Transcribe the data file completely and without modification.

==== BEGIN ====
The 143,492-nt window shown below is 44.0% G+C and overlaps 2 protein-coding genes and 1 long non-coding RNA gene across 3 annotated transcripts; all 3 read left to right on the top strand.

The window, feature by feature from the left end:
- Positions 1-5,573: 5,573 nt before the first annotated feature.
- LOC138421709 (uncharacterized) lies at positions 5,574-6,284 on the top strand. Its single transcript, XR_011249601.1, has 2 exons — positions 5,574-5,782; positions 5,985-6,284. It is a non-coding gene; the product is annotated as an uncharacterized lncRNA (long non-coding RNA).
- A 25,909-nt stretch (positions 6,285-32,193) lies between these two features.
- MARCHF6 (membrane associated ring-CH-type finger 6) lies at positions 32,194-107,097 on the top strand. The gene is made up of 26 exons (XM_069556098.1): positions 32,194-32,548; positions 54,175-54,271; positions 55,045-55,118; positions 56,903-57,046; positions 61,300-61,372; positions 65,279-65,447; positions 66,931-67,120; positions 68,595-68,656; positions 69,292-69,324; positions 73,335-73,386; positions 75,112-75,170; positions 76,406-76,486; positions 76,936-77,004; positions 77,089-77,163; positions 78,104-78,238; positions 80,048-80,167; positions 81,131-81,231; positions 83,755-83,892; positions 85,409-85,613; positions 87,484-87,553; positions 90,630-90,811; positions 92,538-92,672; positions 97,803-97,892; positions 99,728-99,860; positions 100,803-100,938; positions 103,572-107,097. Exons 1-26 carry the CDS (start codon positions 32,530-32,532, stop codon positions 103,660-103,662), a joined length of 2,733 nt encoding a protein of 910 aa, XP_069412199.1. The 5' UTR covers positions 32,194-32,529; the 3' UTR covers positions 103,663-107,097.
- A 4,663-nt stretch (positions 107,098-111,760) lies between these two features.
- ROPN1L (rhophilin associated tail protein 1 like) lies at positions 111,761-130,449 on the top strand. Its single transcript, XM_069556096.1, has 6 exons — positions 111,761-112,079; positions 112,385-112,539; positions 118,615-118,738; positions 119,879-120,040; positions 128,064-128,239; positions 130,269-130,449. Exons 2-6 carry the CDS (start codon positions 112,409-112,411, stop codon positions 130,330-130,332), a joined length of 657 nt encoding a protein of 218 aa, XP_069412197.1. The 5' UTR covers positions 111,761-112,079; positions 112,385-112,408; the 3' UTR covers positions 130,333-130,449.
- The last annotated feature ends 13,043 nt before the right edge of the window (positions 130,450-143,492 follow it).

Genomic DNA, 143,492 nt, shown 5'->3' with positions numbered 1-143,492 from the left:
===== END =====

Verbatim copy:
The 143,492-nt window shown below is 44.0% G+C and overlaps 2 protein-coding genes and 1 long non-coding RNA gene across 3 annotated transcripts; all 3 read left to right on the top strand.

The window, feature by feature from the left end:
- Positions 1-5,573: 5,573 nt before the first annotated feature.
- LOC138421709 (uncharacterized) lies at positions 5,574-6,284 on the top strand. Its single transcript, XR_011249601.1, has 2 exons — positions 5,574-5,782; positions 5,985-6,284. It is a non-coding gene; the product is annotated as an uncharacterized lncRNA (long non-coding RNA).
- A 25,909-nt stretch (positions 6,285-32,193) lies between these two features.
- MARCHF6 (membrane associated ring-CH-type finger 6) lies at positions 32,194-107,097 on the top strand. The gene is made up of 26 exons (XM_069556098.1): positions 32,194-32,548; positions 54,175-54,271; positions 55,045-55,118; positions 56,903-57,046; positions 61,300-61,372; positions 65,279-65,447; positions 66,931-67,120; positions 68,595-68,656; positions 69,292-69,324; positions 73,335-73,386; positions 75,112-75,170; positions 76,406-76,486; positions 76,936-77,004; positions 77,089-77,163; positions 78,104-78,238; positions 80,048-80,167; positions 81,131-81,231; positions 83,755-83,892; positions 85,409-85,613; positions 87,484-87,553; positions 90,630-90,811; positions 92,538-92,672; positions 97,803-97,892; positions 99,728-99,860; positions 100,803-100,938; positions 103,572-107,097. Exons 1-26 carry the CDS (start codon positions 32,530-32,532, stop codon positions 103,660-103,662), a joined length of 2,733 nt encoding a protein of 910 aa, XP_069412199.1. The 5' UTR covers positions 32,194-32,529; the 3' UTR covers positions 103,663-107,097.
- A 4,663-nt stretch (positions 107,098-111,760) lies between these two features.
- ROPN1L (rhophilin associated tail protein 1 like) lies at positions 111,761-130,449 on the top strand. Its single transcript, XM_069556096.1, has 6 exons — positions 111,761-112,079; positions 112,385-112,539; positions 118,615-118,738; positions 119,879-120,040; positions 128,064-128,239; positions 130,269-130,449. Exons 2-6 carry the CDS (start codon positions 112,409-112,411, stop codon positions 130,330-130,332), a joined length of 657 nt encoding a protein of 218 aa, XP_069412197.1. The 5' UTR covers positions 111,761-112,079; positions 112,385-112,408; the 3' UTR covers positions 130,333-130,449.
- The last annotated feature ends 13,043 nt before the right edge of the window (positions 130,450-143,492 follow it).

Genomic DNA, 143,492 nt, shown 5'->3' with positions numbered 1-143,492 from the left: